Zoetis Encourages Horse Owners to Vaccinate Against Rabies
"Everybody is at risk for developing rabies. Your horse is at higher risk for being exposed probably at pasture, but being in a stall does not preclude exposure," said Bonnie R. Rush, DVM, MS, DACVIM, Interim Dean at Kansas State University's College of Veterinary Medicine. "The consequences of interacting with a horse that has rabies are significant."
Horses can be exposed to rabies through the saliva of infected animals, commonly bats, raccoons, foxes and skunks. Once inside the horse, the rabies virus travels up the nerves to the brain, where the disease progresses rapidly. Rabies is 100% fatal, and as a zoonotic disease, it presents grave risk to you and your family.5 Two examples of public equine rabies cases are the 2008 Missouri State Fair; and the 2006 Tennessee Walking Horse National Celebration, which required the notification of more than 150,000 people for potential rabies exposure.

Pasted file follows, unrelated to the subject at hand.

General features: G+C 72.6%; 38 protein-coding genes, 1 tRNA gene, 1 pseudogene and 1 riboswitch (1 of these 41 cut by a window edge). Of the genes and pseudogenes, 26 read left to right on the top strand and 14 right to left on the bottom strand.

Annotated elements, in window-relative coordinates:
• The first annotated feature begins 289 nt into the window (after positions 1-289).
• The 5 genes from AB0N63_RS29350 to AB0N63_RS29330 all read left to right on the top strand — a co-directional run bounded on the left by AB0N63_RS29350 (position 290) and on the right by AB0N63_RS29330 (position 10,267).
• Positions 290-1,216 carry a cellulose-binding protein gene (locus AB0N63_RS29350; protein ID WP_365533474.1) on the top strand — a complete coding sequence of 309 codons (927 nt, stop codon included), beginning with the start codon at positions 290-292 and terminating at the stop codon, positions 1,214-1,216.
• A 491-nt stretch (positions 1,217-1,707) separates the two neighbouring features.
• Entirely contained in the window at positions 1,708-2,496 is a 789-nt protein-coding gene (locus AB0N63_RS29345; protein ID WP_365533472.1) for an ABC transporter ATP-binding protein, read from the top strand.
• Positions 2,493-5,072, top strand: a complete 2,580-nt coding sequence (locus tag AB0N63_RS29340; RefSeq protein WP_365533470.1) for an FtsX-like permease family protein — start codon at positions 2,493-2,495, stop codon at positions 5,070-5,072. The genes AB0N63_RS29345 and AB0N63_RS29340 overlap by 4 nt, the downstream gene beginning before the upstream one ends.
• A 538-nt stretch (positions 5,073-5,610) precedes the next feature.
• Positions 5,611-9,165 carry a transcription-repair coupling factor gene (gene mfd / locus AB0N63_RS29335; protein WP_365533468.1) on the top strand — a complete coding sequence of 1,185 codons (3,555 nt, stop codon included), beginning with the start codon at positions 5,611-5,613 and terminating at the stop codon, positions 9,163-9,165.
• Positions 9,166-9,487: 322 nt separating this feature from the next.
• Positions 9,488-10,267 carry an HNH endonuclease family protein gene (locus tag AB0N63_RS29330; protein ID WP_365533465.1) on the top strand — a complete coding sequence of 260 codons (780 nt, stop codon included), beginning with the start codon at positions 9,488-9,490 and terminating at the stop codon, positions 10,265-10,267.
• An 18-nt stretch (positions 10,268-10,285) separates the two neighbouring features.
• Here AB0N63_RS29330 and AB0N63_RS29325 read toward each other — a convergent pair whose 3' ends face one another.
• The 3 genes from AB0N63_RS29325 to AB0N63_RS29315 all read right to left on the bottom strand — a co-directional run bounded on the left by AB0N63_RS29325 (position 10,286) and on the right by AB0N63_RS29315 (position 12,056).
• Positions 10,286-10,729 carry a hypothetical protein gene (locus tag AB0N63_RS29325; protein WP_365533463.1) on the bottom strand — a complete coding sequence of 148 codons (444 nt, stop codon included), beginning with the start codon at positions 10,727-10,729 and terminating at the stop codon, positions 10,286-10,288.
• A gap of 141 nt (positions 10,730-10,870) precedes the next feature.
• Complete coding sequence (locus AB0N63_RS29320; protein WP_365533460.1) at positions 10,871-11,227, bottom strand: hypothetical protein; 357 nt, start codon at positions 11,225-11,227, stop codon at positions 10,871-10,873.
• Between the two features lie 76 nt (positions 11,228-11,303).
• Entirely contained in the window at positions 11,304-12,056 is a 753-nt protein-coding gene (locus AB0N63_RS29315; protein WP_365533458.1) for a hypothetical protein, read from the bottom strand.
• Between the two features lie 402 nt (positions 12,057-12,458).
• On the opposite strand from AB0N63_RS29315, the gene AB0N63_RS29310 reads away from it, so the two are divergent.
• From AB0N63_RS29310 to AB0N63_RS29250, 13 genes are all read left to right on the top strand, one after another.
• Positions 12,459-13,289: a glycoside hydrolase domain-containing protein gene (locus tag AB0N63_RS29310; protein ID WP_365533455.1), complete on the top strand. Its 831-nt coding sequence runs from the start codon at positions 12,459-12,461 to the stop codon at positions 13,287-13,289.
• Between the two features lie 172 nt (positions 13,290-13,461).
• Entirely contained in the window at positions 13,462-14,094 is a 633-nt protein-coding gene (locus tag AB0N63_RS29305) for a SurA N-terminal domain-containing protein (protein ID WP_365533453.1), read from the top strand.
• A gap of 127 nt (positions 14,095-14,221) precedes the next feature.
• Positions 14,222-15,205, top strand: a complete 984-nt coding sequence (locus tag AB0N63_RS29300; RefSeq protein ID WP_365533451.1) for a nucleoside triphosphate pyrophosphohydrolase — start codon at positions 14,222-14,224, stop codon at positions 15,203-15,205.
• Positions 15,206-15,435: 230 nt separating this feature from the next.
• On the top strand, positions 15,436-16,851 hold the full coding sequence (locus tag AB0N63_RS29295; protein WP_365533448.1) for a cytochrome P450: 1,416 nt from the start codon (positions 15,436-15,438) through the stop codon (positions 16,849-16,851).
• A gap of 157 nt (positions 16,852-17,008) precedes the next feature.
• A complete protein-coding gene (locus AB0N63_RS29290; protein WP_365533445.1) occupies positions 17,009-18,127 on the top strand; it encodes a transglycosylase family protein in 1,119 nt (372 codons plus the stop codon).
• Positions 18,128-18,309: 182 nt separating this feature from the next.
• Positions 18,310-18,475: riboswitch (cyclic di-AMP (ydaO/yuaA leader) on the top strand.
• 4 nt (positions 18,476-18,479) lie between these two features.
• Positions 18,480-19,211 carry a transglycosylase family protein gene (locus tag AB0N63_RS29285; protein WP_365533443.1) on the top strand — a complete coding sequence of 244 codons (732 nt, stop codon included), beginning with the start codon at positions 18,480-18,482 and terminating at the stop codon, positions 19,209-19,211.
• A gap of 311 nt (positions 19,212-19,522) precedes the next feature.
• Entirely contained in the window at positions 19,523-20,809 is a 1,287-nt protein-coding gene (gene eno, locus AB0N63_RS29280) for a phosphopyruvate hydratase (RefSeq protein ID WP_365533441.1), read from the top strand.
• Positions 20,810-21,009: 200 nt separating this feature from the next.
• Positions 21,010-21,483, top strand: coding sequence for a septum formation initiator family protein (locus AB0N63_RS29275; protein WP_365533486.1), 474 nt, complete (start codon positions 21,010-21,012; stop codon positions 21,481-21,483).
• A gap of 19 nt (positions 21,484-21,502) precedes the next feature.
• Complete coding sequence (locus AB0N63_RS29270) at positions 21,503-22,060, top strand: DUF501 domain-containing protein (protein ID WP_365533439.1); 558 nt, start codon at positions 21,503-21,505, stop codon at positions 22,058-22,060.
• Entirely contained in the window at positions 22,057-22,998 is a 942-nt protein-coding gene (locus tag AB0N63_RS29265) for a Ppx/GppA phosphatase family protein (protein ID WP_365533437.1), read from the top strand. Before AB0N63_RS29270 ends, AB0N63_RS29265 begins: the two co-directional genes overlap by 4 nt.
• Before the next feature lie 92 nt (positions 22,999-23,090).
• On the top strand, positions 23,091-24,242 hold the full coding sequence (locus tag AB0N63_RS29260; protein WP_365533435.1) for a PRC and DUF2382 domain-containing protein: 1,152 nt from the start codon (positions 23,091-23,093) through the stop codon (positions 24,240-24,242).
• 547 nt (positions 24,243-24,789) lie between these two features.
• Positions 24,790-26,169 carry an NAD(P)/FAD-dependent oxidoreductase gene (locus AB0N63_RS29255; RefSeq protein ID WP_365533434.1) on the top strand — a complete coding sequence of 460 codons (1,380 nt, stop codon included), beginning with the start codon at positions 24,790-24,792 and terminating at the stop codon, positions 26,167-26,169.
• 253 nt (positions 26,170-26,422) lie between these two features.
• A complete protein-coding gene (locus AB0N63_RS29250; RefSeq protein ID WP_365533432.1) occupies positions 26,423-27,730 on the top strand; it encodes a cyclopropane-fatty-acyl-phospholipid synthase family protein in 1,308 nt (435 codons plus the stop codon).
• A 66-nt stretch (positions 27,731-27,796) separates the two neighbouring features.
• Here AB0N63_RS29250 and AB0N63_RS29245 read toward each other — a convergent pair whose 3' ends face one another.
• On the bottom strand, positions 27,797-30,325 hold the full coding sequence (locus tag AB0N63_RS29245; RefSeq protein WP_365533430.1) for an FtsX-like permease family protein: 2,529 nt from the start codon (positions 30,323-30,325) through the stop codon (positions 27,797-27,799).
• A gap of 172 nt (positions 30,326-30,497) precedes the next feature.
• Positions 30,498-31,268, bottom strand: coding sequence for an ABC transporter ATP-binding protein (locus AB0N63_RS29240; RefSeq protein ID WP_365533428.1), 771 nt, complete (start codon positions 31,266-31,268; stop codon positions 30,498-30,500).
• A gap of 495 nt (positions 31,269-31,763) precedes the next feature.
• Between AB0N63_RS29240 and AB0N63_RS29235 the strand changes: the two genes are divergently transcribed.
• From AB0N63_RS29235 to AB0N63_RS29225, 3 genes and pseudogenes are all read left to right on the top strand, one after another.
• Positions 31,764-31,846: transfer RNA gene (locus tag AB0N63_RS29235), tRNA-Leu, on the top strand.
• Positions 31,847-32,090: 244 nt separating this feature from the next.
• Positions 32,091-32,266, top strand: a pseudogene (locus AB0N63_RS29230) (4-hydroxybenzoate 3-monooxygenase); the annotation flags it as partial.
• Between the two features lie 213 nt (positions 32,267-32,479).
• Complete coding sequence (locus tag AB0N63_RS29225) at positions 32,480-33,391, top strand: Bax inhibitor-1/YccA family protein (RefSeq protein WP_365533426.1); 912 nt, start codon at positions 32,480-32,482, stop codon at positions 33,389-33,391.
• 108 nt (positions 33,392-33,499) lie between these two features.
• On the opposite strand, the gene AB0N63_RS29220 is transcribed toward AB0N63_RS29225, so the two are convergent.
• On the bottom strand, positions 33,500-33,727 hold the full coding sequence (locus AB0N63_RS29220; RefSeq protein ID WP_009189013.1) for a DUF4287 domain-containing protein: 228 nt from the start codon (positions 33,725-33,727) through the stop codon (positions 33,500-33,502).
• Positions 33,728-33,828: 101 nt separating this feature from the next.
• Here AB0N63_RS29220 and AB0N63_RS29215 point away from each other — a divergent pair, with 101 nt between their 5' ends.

Rabies is the deadliest among the five core equine diseases, which also include Eastern equine encephalomyelitis (EEE), Western equine encephalomyelitis (WEE), tetanus and West Nile. Horses are continually exposed to wildlife and mosquitoes that transmit core equine diseases. Whether kept in a barn or pasture, horse owners should not consider their horse spared from dangerous disease risks. As such, core disease vaccinations are recommended annually as part of overall equine wellness, according to the American Association of Equine Practitioners core vaccination guidelines.
Horse owners can garner a better understanding of equine rabies risks with these key insights from Dr. Rush. Talk with the veterinarian on your team today about your horse's core and risk-based vaccination needs.